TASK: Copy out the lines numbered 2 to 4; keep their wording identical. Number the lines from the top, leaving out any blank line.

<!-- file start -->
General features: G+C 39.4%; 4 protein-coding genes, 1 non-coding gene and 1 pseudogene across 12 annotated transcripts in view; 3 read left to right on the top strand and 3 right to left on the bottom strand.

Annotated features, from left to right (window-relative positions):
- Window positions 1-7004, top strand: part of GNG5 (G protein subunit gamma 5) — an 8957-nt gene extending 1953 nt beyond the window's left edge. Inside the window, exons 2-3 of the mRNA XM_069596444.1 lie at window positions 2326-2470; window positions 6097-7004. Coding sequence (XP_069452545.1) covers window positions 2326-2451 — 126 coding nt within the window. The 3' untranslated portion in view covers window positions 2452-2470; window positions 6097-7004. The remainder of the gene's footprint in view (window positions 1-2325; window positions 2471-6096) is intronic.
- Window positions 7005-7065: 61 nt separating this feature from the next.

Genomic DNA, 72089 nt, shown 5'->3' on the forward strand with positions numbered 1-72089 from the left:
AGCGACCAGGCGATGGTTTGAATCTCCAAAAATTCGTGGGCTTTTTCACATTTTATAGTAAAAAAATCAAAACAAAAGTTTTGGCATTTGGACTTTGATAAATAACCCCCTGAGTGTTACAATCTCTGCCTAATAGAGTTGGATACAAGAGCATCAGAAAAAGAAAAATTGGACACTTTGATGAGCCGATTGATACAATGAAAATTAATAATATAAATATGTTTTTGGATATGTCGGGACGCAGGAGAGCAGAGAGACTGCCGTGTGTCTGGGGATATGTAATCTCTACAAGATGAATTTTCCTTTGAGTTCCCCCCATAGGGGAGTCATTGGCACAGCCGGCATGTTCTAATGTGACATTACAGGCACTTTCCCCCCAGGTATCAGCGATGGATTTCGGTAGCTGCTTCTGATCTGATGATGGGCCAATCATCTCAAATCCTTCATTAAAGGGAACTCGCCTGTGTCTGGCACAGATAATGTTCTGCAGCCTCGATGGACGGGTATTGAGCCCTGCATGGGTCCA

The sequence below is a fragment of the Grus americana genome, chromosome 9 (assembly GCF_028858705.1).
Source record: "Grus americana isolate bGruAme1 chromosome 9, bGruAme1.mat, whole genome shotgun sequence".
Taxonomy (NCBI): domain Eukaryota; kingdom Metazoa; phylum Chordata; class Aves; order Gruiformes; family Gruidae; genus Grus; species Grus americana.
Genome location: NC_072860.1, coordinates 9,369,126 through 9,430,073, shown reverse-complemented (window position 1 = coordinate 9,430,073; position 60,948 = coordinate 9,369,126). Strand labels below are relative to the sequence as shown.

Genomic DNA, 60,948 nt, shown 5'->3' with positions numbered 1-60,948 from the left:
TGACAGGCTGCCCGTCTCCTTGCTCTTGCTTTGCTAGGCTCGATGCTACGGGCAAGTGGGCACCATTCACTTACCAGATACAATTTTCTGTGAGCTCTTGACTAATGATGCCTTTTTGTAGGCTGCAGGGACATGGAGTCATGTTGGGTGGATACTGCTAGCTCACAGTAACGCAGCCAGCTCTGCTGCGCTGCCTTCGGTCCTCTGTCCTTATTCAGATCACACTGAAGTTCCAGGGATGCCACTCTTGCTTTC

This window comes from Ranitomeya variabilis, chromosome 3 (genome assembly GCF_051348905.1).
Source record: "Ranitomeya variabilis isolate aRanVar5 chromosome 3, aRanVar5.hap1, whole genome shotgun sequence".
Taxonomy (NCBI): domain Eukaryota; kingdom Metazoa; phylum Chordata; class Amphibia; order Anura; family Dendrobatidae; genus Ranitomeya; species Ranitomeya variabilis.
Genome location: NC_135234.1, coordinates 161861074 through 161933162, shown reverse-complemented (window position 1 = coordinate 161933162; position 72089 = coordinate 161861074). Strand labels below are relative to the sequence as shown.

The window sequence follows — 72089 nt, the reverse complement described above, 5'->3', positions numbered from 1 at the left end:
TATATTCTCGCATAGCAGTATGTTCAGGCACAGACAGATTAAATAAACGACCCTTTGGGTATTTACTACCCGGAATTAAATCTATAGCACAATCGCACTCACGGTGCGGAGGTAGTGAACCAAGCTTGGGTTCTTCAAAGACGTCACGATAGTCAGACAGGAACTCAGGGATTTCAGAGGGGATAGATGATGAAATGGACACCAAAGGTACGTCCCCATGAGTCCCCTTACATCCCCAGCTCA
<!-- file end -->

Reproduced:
Annotated features, from left to right (window-relative positions):
- Window positions 1-7004, top strand: part of GNG5 (G protein subunit gamma 5) — an 8957-nt gene extending 1953 nt beyond the window's left edge. Inside the window, exons 2-3 of the mRNA XM_069596444.1 lie at window positions 2326-2470; window positions 6097-7004. Coding sequence (XP_069452545.1) covers window positions 2326-2451 — 126 coding nt within the window. The 3' untranslated portion in view covers window positions 2452-2470; window positions 6097-7004. The remainder of the gene's footprint in view (window positions 1-2325; window positions 2471-6096) is intronic.
- Window positions 7005-7065: 61 nt separating this feature from the next.